Another issue is that many purchases won’t end up investing in what you buy, but rather where you buy it. No matter how many Cokes you buy, you will never get Coca Cola stock. Instead, you’ll get 7-11 stock, or Kroger stock, or wherever you buy your Cokes. Likewise, while you can buy shares of Comcast by paying your monthly bill with the card, you may never get any shares of HBO, unless you get your HBO Max separately.
One thing to watch is how many purchases you make at a single company. For example, my second largest investment is in Albertsons stock, not because I think it’s a great investment, but because I apparently go to the grocery store a lot. Sometimes it is just because I need a single recipe ingredient like an onion; that’s another $1 of Albertson’s stock.
My biggest investment is Amazon because I order stuff from Amazon all the time. Remember, no matter what I buy from Amazon, I get Amazon stock. I don’t get any HP stock for buying toner from Amazon, for example. I also have one fun quirk in that I have some Charles Schwab stock, not because I bought anything from Charles Schwab, but because I had some work done on my Honda CRV at Les Schwab, the tire place. I guess the computer matched Schwab with Schwab and went for it. I ain’t mad.
Sure, this is still “investing where I shop,” but I don’t think that is the sort of thing anyone was expecting when they download the Grifin app from the app store.
I have some Berkshire Hathway stock because of Dairy Queen. Don’t get the idea that I’ve been to Dairy Queen 12 times. When you buy something at a business that doesn’t have an associated stock, the app will just take $1 as cash (you can turn this off if you don’t want it). I used my extra cash to buy some Berkshire Hathaway, because, why not?
You cannot use your cash to buy a stock that you don’t already have in your portfolio. So, for example, while Apple stock is one of the available stocks in the Griffin app, you cannot buy Apple stock with your cash until you buy something from Apple and get at least $1 invested into Apple via the Griffin automatic investment. Once you have any amount of stock in your portfolio you can use your cash to buy it.
The Grifin app is available in the Andorid app store and Apple app store.
Griffin App Rating
Honestly, I like the Griffin app, but it’s more fun than it is a good way to invest. I turned off the feature where it takes $1 for cash whenever you buy something where there is no associated stock. Turns out that I only visit the kinds of places with stock enough to generate about $20 or $30 per month. I don’t miss that amount from my checking account, so it’s fun to have the app with my little blocks of my stock portfolio.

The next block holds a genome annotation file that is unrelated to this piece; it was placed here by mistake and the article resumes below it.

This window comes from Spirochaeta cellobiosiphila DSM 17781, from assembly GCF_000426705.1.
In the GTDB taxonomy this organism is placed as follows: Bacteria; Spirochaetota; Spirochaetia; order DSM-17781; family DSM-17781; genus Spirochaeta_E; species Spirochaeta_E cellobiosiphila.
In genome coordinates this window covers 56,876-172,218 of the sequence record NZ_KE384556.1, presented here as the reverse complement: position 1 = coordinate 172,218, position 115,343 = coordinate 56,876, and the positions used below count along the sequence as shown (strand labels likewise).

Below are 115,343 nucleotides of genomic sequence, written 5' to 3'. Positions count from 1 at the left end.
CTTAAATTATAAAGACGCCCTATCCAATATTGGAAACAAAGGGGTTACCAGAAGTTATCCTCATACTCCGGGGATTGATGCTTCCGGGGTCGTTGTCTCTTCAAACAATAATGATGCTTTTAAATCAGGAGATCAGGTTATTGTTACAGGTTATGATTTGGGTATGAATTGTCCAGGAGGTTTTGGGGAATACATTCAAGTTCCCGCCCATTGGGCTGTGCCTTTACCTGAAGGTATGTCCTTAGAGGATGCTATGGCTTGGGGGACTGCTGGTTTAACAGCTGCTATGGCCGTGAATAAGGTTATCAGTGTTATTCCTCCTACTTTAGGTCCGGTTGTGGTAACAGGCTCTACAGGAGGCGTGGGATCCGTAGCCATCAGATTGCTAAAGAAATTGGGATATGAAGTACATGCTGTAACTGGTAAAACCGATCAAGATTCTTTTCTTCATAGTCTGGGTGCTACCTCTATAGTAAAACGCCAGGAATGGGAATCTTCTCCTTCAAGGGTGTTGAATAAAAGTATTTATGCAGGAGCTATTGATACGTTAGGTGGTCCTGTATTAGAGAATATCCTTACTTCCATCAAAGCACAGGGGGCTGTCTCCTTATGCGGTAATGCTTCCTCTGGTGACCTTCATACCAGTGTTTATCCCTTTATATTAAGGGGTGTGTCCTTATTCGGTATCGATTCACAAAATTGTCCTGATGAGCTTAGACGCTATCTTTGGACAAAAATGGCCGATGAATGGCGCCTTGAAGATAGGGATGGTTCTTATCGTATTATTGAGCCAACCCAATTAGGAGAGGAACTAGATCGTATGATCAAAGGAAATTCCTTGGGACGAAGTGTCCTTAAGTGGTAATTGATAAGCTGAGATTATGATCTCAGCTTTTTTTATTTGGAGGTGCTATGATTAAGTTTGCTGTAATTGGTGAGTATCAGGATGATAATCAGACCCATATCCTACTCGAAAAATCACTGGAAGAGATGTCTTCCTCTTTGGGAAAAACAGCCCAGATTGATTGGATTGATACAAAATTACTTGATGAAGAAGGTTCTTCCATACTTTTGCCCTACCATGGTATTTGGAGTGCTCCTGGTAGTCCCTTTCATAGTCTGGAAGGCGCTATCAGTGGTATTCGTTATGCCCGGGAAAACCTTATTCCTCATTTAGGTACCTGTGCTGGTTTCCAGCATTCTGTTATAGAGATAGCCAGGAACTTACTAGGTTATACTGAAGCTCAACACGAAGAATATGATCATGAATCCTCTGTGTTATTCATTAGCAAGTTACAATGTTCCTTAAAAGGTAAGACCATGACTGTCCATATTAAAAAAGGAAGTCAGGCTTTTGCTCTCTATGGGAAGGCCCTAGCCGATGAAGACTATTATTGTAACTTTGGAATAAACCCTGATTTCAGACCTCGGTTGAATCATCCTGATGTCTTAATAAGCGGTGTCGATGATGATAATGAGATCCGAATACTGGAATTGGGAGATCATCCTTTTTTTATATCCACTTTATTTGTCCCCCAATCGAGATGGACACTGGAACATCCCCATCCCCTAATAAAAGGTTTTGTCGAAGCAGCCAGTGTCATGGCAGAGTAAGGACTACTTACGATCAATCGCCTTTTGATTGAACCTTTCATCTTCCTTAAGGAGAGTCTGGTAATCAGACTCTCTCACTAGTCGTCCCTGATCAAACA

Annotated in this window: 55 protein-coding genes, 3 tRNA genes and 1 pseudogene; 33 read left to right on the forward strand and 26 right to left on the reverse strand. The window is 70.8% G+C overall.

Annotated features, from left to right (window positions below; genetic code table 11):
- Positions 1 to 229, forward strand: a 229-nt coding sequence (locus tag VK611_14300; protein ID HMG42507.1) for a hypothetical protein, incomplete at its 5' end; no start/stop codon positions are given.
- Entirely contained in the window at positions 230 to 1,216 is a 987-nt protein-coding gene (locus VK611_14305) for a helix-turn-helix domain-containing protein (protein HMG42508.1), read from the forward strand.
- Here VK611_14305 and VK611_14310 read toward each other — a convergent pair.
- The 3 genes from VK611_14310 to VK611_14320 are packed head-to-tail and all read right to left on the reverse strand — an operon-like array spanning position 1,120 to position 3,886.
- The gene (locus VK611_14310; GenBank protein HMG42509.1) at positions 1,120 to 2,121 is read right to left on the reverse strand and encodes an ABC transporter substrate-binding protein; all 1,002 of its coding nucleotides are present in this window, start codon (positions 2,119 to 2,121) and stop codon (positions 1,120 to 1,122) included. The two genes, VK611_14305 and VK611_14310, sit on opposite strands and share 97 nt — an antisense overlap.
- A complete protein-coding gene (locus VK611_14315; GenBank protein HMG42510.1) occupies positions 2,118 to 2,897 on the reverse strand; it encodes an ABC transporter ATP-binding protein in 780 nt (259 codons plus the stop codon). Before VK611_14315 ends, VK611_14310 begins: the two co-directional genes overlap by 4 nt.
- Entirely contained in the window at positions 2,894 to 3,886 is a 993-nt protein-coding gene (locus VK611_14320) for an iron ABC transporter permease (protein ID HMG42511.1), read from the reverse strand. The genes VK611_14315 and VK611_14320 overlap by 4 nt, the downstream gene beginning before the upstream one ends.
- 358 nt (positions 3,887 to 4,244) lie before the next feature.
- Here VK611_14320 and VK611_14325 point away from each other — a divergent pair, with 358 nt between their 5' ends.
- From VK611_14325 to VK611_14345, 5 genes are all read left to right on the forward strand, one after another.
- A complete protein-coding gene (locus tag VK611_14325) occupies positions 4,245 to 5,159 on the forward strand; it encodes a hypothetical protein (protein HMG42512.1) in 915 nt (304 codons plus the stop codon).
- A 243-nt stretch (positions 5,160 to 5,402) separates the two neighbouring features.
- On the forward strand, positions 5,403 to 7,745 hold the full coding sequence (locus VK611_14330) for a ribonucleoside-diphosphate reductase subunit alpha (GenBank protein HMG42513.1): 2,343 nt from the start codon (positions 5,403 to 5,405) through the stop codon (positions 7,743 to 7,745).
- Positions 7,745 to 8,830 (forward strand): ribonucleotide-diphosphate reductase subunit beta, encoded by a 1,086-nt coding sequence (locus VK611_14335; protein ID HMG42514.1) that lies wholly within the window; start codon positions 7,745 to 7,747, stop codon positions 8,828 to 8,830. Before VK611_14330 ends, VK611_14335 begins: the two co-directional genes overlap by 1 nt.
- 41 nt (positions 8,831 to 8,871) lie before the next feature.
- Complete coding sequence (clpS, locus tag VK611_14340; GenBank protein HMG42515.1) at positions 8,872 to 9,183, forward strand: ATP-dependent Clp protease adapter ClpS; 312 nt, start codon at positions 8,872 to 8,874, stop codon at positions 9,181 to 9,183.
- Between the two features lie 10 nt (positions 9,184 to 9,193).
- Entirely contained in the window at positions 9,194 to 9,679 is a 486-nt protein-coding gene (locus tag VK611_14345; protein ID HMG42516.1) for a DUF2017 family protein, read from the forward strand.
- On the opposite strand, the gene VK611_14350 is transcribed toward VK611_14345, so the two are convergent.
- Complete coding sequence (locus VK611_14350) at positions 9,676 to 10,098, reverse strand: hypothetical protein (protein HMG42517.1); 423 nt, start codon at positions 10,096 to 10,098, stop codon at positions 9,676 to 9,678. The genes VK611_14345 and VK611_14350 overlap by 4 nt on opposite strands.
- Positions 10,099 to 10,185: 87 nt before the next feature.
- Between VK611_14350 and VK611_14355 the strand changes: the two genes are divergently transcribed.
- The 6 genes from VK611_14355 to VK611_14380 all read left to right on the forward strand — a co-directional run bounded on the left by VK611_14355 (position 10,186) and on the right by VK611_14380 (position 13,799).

Over time, I could build up some serious money in Grifin, and these are all companies that aren’t going anywhere. Many of the companies kick out dividends which is fun. My notifications saying, I earned $0.02 from DRI, $0.07 from ACI and $0.07 from AAPL is a fun little boost to my day.
I guess at the end of the day, Griffin is more of a toy than a serious way to invest money. If you want to automatically save some money that you don’t plan to need in the near future, Griffin is as good a place as any. If you’d rather your money go into a diversified portfolio instead of all the places you buy things, you could try the Acorns app that has pre-constructed Acorns investment portfolios. Wealthfront does something similar. If you just want to save cash, you could look at the Digit app. If you want to buy and sell stocks and ETFs you are better off at one of the free micro-brokers like Stash or Robinhood.
Griffin App 4 Stars out of 5 – It’s great fun for what it does, but what it does is mostly unnecessary.
Author – Brian Nelson
By Brian Nelson – Brian is a former Certified Financial Planner (CFP) and financial advisor. He is a personal financial consultant and instructor. He writes for the Finance Gourmet and other financial publications. The material provided on this website is for informational use only and is not intended for financial or investment advice. At the time of publication, Mr. Nelson owned all of the publicly traded securities mentioned above, however, that may change at any time without notice.
ArcticLlama, LLC, FinanceGourmet.com, and Brian Nelson assume no liability for any loss or damage resulting from one’s reliance on the material provided. Please also note that such material is not updated regularly, and that some information may therefore not be current. Consult with your own financial professional when making decisions regarding your financial or investment options.
Grifin Investing App
The Grifin app takes money and invests it in the companies you do business with. Is Grifin app legit? Does the Grifin app work? Is Grifin a good investing app?
- Easy way to invest
- Fun graphics
- Only invest where you shop
- Can add up quickly
- Amount of investment varies widely depending on how you use your attached card
- Investments are weighted to retail and service companies
- Difficult to integrate with other investing accounts